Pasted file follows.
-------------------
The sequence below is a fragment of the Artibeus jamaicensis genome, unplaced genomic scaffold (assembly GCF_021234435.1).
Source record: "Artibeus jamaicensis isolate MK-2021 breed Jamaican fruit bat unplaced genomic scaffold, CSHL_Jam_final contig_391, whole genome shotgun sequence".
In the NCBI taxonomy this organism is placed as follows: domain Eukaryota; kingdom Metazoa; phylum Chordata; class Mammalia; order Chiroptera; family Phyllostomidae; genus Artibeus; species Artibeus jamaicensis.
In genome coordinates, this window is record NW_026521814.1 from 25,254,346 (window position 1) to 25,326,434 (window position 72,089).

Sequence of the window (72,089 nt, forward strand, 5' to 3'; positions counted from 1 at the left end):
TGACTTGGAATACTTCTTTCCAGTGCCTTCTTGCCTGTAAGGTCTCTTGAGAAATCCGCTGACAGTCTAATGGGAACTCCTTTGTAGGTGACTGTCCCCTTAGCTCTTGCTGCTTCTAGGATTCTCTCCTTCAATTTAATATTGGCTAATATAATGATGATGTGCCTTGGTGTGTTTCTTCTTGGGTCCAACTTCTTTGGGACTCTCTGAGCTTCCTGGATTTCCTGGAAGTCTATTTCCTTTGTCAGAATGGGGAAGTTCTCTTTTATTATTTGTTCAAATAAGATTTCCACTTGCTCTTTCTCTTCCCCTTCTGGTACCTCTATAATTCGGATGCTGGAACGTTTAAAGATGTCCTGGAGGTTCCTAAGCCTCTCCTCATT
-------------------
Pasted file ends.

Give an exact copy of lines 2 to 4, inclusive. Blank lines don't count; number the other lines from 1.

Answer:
Source record: "Artibeus jamaicensis isolate MK-2021 breed Jamaican fruit bat unplaced genomic scaffold, CSHL_Jam_final contig_391, whole genome shotgun sequence".
In the NCBI taxonomy this organism is placed as follows: domain Eukaryota; kingdom Metazoa; phylum Chordata; class Mammalia; order Chiroptera; family Phyllostomidae; genus Artibeus; species Artibeus jamaicensis.
In genome coordinates, this window is record NW_026521814.1 from 25,254,346 (window position 1) to 25,326,434 (window position 72,089).